Spanish Revival Kitchen

I wanted to share a project I worked on at Hollywood Sierra Kitchens that was installed last fall/winter after I left and moved to Northern Virginia. I’ve mentioned this project before on the blog when it was still in process here. This project is in the Hollywood Hills with beautiful views of Hollywood on to downtown Los Angeles and beyond. This home was completely rebuilt and customized by the owners. They have amazing taste to begin with and with the help of Hollywood Sierra Kitchens and their Interior Designer Betsy Burnham this home is quite a showpiece.

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The kitchen features cabinetry by Quality Custom Cabinetry and a custom hutch piece by an LA based furniture maker. The white cabinetry is actually a paint on cherry with rub thru and a soft glaze that up-close gives a very layered yet subtle vintage/antique look.

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The tile is from Filmore Clark in West Hollywood. I remember painstakingly drawing every single one of those tiles in my CAD drawing for the clients to get a feel for the effect of tiling that entire niche (and for the tile setters to know how we wanted it set).

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The architectural details of the room like the cove ceiling, exposed wood beams, tumbled stone floors, wrought iron fixtures, quatrefoil air duct covers and metal passage doors with leaded glass inserts all add to the Spanish Revival aesthetic. For the cabinetry design the clients selected a raised panel door with a rounded quatrefoil like detail on the corners of the panel. Owner and principal designer of Hollywood Sierra Kitchens, Peter and I selected details such as the beaded chamfers, decorative base molding, bracket feet, random v-groove paneling and exposed finial hinges to detail the cabinetry.

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The custom hutch cabinet started from a CAD drawing I created with Peter’s help. Here’s what the cabinet looked like at the custom shop after it was built but before it was finished in a black distressed paint. All those beautiful bead details are hand carved and a machined applied molding was added between the base drawer and door and under the cabinet. The countertop area was recessed to receive a similar hand painted decorative tile to the range area.

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Here is the finished piece in the Breakfast Room.

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This project was so fun to collaborate on. Hopefully I can share the photos of the high gloss eggplant Butler’s Pantry soon!

 

 

It’s about time for an update

Hello again, I’m back after a long break from blogging! I have been kept very busy in the last almost 7 months with my new job at Signature Kitchens. I’ve been designing cabinetry for new homes all around Northern Virginia – Great Falls, Falls Church, Purcellville, McLean, Arlington, Fairfax and Lorton. I’ve also been working on new homes in Bethesda, Clarksville and Annapolis, Maryland. If that isn’t enough, I’ve also done some remodeling work in Reston, Fairfax Station, Falls Church and Potomac. I’ve learned quite a bit about the “DMV” area as it’s referred to here, short for “DC – Maryland – Virginia.”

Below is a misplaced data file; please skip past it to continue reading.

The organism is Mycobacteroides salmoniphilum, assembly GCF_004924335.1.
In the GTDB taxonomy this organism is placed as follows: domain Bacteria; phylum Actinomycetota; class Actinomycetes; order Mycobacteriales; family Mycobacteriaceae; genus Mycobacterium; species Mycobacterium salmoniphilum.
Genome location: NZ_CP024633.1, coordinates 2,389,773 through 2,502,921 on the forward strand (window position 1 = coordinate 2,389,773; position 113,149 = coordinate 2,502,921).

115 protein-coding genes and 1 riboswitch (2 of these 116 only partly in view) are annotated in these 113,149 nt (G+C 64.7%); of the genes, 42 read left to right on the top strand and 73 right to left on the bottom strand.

Designing cabinetry for a whole house and waiting for the house to be built (especially in a very snowy winter like this year) takes time so I have a number of projects that are very close to being completed but not quite ready to be photographed. I would like to share some photos in the meantime of some things that are in progress, take a look…

This is a remodel I did in Falls Church, it’s a small, simple white shaker kitchen with honed black granite, stainless steel appliances and pewter hardware.

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This is a kitchen remodel in Fairfax Station where the client wanted a Contemporary/Asian aesthetic. This was achieved with a solid natural cherry slab door accented with polished black granite and soft green tile (coming soon).

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This kitchen also features shaker mullion doors that look more Asian and less Craftsman with the help of frosted glass (coming soon) and Asian influenced stainless steel pulls.

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Here is another kitchen in Clarksville Maryland. I wrote a little about this kitchen back in November. The clients selected a contrasting custom navy blue color for their island cabinetry that I think turned out really cool.

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I have also been working on a very large home in Great Falls. This fall this kitchen will be a very impressive place, although you can’t tell just yet ;)